Thursday, October 16, 2014

Self-Esteem: What really makes a difference?

Welcome to this weeks Thursday Theorist.  Whereas in the first week we focused on a big name in psychology (Eric Erickson) and the second week we tackled Temperament by looking at Birth Order and The Four Temperaments, this week we are going to focus on just one question -

What makes a difference in 
a kid's developing self-esteem?

This is a huge area of research in the last 40-50 years so I am going to just strip it down to the research that is most applicable to our lives as parents.  I am not going to talk about the research on why positive self-esteem is good - just understand that having good self-esteem is really important.   The podcast on this topic airs tomorrow at This Inspired Life,  so if you want a good Q and A on the topic Kristen leads me through an hour long discussion on the topic and I do talk there about the positive associations with self-esteem.  But while you are here let's get down to the research on what you can DO to help your child develop a positive self-esteem...

1. Help them to Actually Be Successful.  Confidence comes from success, not just praise.  We can build our kids confidence by setting our children up to succeed whenever possible.  This is especially important with younger kids.  Don't reward them for failure or mediocrity.  Give them manageable chores and tasks to do around the house (find guidance here).  Hold them accountable.  Give them encouragement but not praise.  Give the simplest tasks to the smallest children and as they show competence then add to their responsibility.

2. Accept Failure and Move On.   It is better to let them fail at something than to always be holding them back because you want them to be successful.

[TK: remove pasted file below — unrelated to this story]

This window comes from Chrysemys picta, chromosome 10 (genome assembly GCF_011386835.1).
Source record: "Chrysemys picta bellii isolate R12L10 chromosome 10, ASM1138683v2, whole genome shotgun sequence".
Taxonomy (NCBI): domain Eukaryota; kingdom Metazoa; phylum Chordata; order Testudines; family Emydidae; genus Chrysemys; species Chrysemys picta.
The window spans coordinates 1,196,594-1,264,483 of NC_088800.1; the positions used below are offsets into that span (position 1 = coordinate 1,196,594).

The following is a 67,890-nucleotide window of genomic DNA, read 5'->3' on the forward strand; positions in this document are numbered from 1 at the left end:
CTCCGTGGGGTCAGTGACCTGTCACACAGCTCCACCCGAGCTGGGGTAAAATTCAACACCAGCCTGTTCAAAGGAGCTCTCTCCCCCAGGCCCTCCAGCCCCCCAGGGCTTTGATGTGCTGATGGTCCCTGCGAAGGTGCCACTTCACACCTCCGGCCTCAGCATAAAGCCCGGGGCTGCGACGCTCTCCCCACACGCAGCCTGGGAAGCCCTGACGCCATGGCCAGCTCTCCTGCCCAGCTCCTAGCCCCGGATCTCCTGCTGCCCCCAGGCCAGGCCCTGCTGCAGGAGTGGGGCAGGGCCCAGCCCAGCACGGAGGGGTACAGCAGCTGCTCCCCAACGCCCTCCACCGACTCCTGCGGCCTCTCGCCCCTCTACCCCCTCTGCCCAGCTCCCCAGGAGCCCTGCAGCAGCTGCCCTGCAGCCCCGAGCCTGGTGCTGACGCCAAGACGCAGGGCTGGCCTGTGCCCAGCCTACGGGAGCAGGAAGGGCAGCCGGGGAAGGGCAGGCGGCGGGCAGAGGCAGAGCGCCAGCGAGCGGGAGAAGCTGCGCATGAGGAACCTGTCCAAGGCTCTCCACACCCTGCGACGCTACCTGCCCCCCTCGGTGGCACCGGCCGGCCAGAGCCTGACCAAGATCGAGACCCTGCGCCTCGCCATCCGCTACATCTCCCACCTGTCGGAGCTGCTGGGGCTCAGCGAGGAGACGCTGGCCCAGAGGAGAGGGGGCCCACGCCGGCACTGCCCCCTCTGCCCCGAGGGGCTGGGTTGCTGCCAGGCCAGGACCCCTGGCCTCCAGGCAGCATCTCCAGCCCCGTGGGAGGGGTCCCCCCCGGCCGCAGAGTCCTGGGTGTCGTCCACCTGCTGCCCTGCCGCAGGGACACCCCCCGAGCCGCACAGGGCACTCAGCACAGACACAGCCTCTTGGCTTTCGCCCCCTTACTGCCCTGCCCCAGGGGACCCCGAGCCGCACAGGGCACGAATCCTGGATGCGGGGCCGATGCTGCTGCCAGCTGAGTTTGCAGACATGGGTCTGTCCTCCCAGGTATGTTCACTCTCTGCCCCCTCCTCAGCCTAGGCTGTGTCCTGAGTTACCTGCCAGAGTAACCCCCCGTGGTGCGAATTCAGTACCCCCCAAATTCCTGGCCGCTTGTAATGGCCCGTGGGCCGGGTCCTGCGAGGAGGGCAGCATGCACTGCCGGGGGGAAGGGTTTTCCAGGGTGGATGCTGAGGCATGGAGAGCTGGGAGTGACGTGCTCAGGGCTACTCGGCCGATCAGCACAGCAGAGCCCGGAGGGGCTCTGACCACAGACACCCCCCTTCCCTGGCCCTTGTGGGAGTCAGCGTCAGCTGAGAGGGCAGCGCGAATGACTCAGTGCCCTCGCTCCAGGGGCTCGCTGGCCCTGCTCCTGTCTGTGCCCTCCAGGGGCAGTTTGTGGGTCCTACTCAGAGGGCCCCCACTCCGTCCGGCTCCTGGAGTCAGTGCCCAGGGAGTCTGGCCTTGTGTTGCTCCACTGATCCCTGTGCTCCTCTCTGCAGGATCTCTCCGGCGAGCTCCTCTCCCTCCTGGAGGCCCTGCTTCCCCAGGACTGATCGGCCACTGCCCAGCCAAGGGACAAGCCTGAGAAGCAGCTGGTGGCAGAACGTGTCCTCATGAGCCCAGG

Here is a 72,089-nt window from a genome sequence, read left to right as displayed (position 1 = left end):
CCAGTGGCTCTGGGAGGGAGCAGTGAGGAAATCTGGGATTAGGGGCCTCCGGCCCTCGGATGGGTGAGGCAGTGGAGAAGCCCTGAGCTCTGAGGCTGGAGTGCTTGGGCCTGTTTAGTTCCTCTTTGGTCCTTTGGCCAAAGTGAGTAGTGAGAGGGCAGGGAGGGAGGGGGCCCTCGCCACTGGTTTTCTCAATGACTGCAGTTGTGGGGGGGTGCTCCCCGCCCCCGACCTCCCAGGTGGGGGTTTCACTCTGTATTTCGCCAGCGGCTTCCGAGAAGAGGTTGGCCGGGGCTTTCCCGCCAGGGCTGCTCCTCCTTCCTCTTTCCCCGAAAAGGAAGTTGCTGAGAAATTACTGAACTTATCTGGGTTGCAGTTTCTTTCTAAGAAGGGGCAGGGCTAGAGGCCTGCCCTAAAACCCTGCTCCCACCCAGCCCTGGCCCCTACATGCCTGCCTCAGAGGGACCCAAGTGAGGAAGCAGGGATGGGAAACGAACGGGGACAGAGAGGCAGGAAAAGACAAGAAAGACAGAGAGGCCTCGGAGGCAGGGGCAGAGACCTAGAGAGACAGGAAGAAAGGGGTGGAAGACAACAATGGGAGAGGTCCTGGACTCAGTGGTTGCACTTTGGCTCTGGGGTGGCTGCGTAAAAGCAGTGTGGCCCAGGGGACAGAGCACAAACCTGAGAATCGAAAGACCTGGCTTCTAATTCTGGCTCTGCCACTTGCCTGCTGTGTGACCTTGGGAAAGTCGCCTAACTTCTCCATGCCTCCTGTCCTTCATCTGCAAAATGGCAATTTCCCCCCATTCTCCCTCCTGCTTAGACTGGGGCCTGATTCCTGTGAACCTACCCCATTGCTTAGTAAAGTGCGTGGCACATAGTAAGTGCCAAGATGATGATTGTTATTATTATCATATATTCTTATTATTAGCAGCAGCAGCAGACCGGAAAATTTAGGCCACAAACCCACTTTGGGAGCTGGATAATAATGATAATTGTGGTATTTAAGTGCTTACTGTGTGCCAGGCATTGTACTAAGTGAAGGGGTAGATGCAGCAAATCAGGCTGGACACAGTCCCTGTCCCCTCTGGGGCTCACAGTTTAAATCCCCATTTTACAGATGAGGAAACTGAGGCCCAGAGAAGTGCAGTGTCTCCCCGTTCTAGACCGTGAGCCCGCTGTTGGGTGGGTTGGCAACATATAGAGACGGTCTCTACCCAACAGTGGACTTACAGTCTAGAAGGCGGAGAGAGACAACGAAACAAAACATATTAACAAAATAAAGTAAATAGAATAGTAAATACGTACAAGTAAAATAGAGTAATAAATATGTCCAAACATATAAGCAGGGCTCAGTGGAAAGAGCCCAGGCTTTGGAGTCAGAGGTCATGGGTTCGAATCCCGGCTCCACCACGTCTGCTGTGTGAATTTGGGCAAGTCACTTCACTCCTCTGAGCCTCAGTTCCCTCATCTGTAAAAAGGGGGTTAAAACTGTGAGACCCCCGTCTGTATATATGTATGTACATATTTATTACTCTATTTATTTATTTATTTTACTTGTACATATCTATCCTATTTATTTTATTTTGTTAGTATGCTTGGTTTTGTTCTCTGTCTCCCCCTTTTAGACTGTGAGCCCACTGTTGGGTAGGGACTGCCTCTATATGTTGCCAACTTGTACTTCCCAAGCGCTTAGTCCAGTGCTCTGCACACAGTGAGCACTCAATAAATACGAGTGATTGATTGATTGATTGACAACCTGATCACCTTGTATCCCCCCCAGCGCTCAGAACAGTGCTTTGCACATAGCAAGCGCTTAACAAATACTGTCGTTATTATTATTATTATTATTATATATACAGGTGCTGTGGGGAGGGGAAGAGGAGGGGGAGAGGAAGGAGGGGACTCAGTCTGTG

We do want them to have some understanding of their own limitations, and kids are bound to make mistakes! So help them to develop realistic notions of self.   They have very poorly developed frontal lobes in their brain and naturally lack perspective.  If you have made it a habit of helping them to be successful at tasks, then you will have laid the foundation for a self-esteem that can handle a reality check once in a while.

When the kids fail at something, correct rather than criticize, and be specific about the problem.

Rather than pointing out how stupid they were, point out the problem with the specific THING that they did.   Don't say "you failed because you are lazy"...  Rather say "you failed because sat on the couch watching Dancing with the Stars instead of studying last night".

Point to the problem in the actions, 
not the problem in the person. 

3. Show interest in their talents.  Albert Bandura was the social psychologist who really made the idea of self-efficacy popular.  Self-efficacy refers to how we feel about who we think we are.  He said we have general self-efficacy and then we can also have specialized self-efficacy which would relate to some perceived skill in some area.  For instance if we think we are horrible at art, but don't value art, then that assessment isn't harmful.  If however, we really value art and really want to be an artist, the fact that we think our art is horrible can really harm our self-esteem.